Are you pumped?
There are many things we need to do as a driver; from proper observational skills, to co-ordination, response time, and early thought processing, but what about the ability to pump gas? Does it take skill, luck or any knowledge whatsoever? How many times have you seen drivers do it incorrectly that it makes you chuckle or stare? During season 2 of Canada’s Worst Driver, they did a challenge called “Canada’s Worst Gas Station” and the results were painful to watch.
As a driving instructor with Young Drivers of Canada, we would often take our students to the gas station if they had never experienced what to do at the self-service side. I’ve realized that if you’ve never really watched what to do and haven’t had anyone show you, you most likely wouldn’t know how to put gas into your vehicle. We try to help our students as much as we can, but some divers never really got any help. How are your pumping skills?
The first error I see with drivers coming to the gas station is when they don’t know which side of their vehicle the gas cap is on. Have you ever seen someone pull the gas pump hose across the trunk so they can put the nozzle into their vehicle? The easiest way to find out is to look around your vehicle prior to entering it to notice which side has the gas cap. Another way is to check your fuel gauge. A lot of vehicles have a small arrow beside the picture of the gas pump on the dashboard. The arrow points to the side that has the gas cap.
I’ve also seen drivers pull so close to the pump they can’t open their door to get out of their vehicle. I’ve seen drivers bang their car door on the protective posts near the pumps when they try to get out. Why not reposition your vehicle so you can avoid damaging the door? It’s important to leave enough space to not only open your door, but to be able to stand beside your vehicle to pump the gas.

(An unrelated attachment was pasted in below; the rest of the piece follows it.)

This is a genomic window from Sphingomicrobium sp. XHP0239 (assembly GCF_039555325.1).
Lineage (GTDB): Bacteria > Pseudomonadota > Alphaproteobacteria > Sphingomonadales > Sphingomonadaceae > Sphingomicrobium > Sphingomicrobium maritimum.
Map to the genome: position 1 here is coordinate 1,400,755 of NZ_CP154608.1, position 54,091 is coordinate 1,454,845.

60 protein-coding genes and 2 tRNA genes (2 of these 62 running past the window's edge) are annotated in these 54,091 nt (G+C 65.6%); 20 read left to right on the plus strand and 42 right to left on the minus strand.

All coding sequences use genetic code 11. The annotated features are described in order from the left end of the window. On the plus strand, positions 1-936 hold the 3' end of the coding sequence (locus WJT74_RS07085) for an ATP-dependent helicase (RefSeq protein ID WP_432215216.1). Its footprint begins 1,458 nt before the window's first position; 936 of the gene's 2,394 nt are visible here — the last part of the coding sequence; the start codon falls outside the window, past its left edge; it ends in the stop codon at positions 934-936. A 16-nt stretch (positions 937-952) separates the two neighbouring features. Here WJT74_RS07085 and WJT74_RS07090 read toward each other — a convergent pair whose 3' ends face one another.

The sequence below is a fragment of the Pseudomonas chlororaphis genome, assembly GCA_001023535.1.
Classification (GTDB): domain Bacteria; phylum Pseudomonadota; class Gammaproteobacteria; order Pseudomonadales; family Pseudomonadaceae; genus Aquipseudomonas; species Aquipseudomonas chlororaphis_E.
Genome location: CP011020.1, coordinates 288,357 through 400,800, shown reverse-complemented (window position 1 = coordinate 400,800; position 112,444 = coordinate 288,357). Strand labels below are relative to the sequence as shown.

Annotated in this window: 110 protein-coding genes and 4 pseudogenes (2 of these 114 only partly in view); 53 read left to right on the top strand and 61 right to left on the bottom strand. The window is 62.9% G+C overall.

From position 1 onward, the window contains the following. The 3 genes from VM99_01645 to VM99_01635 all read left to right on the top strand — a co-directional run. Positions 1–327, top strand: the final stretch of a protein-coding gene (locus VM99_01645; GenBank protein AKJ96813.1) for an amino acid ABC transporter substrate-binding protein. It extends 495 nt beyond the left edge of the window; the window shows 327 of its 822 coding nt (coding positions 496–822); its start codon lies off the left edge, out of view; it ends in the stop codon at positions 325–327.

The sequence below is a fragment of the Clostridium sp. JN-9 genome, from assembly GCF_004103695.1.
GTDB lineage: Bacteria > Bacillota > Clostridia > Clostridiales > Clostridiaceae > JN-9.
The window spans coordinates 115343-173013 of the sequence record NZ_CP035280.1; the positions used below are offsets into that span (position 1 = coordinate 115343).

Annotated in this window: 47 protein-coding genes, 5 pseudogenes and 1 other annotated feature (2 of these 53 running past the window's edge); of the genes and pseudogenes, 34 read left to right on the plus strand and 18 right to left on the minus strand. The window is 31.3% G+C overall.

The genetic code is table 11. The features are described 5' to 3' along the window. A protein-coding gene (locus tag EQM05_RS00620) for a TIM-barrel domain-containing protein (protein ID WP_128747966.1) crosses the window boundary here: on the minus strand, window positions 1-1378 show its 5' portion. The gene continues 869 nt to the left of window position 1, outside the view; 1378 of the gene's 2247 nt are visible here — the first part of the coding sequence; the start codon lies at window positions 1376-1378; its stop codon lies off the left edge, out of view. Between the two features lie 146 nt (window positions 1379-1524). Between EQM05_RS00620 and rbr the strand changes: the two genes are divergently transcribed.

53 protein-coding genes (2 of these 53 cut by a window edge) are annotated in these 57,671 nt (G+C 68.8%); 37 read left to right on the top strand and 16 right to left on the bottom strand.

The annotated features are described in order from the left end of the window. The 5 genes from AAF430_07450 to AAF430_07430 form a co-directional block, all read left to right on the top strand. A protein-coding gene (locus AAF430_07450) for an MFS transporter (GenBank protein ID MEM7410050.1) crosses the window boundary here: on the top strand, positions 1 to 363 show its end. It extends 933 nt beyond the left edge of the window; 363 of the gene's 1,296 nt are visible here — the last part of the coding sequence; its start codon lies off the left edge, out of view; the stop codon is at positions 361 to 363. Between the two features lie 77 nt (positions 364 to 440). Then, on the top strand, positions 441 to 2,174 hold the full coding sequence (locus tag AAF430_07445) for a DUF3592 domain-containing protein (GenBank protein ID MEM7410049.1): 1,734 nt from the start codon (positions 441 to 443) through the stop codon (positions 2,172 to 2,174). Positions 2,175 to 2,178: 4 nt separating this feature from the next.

Most vehicles have the gas cap attached to the vehicle in some way. This is a good idea so you can’t lose it. If your vehicle doesn’t have that option, place the cap somewhere you will see it when you’re done with the nozzle. Some suggestions I’ve given in the past have been the driver’s seat, the dashboard of your vehicle, on the gas pump itself (right above where you replace the nozzle) and even in your other hand. We sometimes get a little distracted after pumping gas, especially if you’ve prepaid for the fuel, that we forget to replace the nozzle, but these places will help you replace it where it belongs.
For Many years, the gas station industry has built more self-service gas stations than full-service stations. The purpose was to save the consumer money. That’s a great idea, but there have been some things that the average driver doesn’t get done if they avoid the full-service stations.
The full-service gas stations in the past have checked the fluid levels under the hood. A lot of drivers are unaware of which fluids need to be checked, let alone how to check them. It can quite often be too late to adjust the fluid levels once the warning lights come on the dashboard while you’re driving. The other thing to note about the full-service stations; you’re paying a higher price for this service. You can stay in your vehicle on cold, rainy, snowy days and let the attendant do the work. And no; you don’t have to tip them.